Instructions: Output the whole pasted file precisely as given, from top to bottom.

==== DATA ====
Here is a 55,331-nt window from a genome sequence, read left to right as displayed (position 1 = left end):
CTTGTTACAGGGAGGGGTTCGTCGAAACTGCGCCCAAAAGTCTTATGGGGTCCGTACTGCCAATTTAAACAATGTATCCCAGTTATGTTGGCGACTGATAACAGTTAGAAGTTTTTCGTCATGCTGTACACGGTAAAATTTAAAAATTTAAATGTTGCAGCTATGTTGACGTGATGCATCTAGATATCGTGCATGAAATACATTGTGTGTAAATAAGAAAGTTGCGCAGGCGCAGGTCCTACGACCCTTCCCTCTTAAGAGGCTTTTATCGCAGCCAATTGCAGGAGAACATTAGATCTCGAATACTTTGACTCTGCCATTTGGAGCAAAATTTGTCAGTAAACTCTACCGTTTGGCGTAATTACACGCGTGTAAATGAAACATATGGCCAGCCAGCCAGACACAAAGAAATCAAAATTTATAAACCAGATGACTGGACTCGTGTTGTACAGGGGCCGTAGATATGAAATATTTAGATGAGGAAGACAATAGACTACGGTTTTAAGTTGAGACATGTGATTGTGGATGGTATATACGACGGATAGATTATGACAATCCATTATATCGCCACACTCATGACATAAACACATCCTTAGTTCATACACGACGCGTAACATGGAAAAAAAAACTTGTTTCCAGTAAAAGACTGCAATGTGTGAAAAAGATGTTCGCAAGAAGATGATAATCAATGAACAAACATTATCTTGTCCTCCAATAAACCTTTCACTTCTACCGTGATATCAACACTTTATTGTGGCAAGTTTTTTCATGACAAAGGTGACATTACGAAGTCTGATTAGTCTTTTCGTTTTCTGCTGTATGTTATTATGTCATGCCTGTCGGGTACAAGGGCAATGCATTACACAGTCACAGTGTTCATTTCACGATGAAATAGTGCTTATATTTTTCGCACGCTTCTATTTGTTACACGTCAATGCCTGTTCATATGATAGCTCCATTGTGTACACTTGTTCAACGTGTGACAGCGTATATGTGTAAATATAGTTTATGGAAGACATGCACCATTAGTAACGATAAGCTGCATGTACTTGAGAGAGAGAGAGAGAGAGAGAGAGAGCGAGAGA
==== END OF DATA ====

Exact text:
Here is a 55,331-nt window from a genome sequence, read left to right as displayed (position 1 = left end):
CTTGTTACAGGGAGGGGTTCGTCGAAACTGCGCCCAAAAGTCTTATGGGGTCCGTACTGCCAATTTAAACAATGTATCCCAGTTATGTTGGCGACTGATAACAGTTAGAAGTTTTTCGTCATGCTGTACACGGTAAAATTTAAAAATTTAAATGTTGCAGCTATGTTGACGTGATGCATCTAGATATCGTGCATGAAATACATTGTGTGTAAATAAGAAAGTTGCGCAGGCGCAGGTCCTACGACCCTTCCCTCTTAAGAGGCTTTTATCGCAGCCAATTGCAGGAGAACATTAGATCTCGAATACTTTGACTCTGCCATTTGGAGCAAAATTTGTCAGTAAACTCTACCGTTTGGCGTAATTACACGCGTGTAAATGAAACATATGGCCAGCCAGCCAGACACAAAGAAATCAAAATTTATAAACCAGATGACTGGACTCGTGTTGTACAGGGGCCGTAGATATGAAATATTTAGATGAGGAAGACAATAGACTACGGTTTTAAGTTGAGACATGTGATTGTGGATGGTATATACGACGGATAGATTATGACAATCCATTATATCGCCACACTCATGACATAAACACATCCTTAGTTCATACACGACGCGTAACATGGAAAAAAAAACTTGTTTCCAGTAAAAGACTGCAATGTGTGAAAAAGATGTTCGCAAGAAGATGATAATCAATGAACAAACATTATCTTGTCCTCCAATAAACCTTTCACTTCTACCGTGATATCAACACTTTATTGTGGCAAGTTTTTTCATGACAAAGGTGACATTACGAAGTCTGATTAGTCTTTTCGTTTTCTGCTGTATGTTATTATGTCATGCCTGTCGGGTACAAGGGCAATGCATTACACAGTCACAGTGTTCATTTCACGATGAAATAGTGCTTATATTTTTCGCACGCTTCTATTTGTTACACGTCAATGCCTGTTCATATGATAGCTCCATTGTGTACACTTGTTCAACGTGTGACAGCGTATATGTGTAAATATAGTTTATGGAAGACATGCACCATTAGTAACGATAAGCTGCATGTACTTGAGAGAGAGAGAGAGAGAGAGAGAGAGCGAGAGA